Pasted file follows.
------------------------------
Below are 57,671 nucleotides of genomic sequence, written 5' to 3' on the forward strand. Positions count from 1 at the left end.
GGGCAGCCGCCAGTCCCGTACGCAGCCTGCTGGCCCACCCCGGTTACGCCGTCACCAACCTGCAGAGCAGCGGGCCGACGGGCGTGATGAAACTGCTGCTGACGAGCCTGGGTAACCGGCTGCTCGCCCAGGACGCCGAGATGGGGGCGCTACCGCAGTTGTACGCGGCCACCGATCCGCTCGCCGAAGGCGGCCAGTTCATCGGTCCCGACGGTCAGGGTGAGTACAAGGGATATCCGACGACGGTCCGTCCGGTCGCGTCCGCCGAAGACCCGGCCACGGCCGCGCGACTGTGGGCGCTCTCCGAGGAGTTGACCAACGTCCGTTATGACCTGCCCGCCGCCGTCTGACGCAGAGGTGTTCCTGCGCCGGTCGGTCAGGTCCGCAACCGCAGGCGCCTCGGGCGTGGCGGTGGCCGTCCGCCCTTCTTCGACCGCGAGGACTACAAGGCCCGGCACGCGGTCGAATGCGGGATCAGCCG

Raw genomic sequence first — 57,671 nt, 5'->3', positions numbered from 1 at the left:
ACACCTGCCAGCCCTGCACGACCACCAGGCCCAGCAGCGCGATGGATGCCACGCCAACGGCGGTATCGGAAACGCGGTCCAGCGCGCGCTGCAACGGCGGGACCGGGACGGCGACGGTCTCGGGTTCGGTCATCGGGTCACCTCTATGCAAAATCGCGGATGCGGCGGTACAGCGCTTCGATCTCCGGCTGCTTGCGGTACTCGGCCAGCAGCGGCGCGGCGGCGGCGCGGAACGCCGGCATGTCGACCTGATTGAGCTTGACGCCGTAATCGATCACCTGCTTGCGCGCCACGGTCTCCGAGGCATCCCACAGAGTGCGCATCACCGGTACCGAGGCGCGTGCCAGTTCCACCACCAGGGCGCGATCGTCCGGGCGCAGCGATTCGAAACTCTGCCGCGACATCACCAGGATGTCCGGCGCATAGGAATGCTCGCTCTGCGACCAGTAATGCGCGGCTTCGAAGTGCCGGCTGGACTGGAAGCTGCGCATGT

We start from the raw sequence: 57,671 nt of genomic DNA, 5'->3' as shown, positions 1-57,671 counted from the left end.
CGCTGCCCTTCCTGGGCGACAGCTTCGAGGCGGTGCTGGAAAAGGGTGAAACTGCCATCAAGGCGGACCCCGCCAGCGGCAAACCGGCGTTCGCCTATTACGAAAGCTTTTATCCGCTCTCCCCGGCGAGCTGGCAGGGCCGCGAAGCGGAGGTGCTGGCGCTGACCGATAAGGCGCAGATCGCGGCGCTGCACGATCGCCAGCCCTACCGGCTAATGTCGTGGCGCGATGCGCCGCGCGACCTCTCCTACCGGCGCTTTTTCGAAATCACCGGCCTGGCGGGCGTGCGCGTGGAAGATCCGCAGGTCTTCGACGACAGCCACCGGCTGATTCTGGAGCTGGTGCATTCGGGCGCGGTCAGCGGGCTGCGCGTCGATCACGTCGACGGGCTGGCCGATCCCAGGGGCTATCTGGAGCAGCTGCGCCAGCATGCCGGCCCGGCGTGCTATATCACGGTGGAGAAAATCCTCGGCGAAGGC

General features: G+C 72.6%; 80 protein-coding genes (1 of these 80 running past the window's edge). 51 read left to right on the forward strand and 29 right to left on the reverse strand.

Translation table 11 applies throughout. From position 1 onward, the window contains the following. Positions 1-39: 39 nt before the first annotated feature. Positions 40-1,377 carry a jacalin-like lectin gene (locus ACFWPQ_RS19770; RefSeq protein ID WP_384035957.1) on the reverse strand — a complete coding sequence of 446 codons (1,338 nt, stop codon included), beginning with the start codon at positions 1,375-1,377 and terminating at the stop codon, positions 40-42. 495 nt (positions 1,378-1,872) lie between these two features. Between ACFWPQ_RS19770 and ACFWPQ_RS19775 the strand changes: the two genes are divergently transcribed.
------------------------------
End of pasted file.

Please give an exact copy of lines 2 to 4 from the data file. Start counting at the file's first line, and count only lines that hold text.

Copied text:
GGGCAGCCGCCAGTCCCGTACGCAGCCTGCTGGCCCACCCCGGTTACGCCGTCACCAACCTGCAGAGCAGCGGGCCGACGGGCGTGATGAAACTGCTGCTGACGAGCCTGGGTAACCGGCTGCTCGCCCAGGACGCCGAGATGGGGGCGCTACCGCAGTTGTACGCGGCCACCGATCCGCTCGCCGAAGGCGGCCAGTTCATCGGTCCCGACGGTCAGGGTGAGTACAAGGGATATCCGACGACGGTCCGTCCGGTCGCGTCCGCCGAAGACCCGGCCACGGCCGCGCGACTGTGGGCGCTCTCCGAGGAGTTGACCAACGTCCGTTATGACCTGCCCGCCGCCGTCTGACGCAGAGGTGTTCCTGCGCCGGTCGGTCAGGTCCGCAACCGCAGGCGCCTCGGGCGTGGCGGTGGCCGTCCGCCCTTCTTCGACCGCGAGGACTACAAGGCCCGGCACGCGGTCGAATGCGGGATCAGCCG

Raw genomic sequence first — 57,671 nt, 5'->3', positions numbered from 1 at the left:
ACACCTGCCAGCCCTGCACGACCACCAGGCCCAGCAGCGCGATGGATGCCACGCCAACGGCGGTATCGGAAACGCGGTCCAGCGCGCGCTGCAACGGCGGGACCGGGACGGCGACGGTCTCGGGTTCGGTCATCGGGTCACCTCTATGCAAAATCGCGGATGCGGCGGTACAGCGCTTCGATCTCCGGCTGCTTGCGGTACTCGGCCAGCAGCGGCGCGGCGGCGGCGCGGAACGCCGGCATGTCGACCTGATTGAGCTTGACGCCGTAATCGATCACCTGCTTGCGCGCCACGGTCTCCGAGGCATCCCACAGAGTGCGCATCACCGGTACCGAGGCGCGTGCCAGTTCCACCACCAGGGCGCGATCGTCCGGGCGCAGCGATTCGAAACTCTGCCGCGACATCACCAGGATGTCCGGCGCATAGGAATGCTCGCTCTGCGACCAGTAATGCGCGGCTTCGAAGTGCCGGCTGGACTGGAAGCTGCGCATGT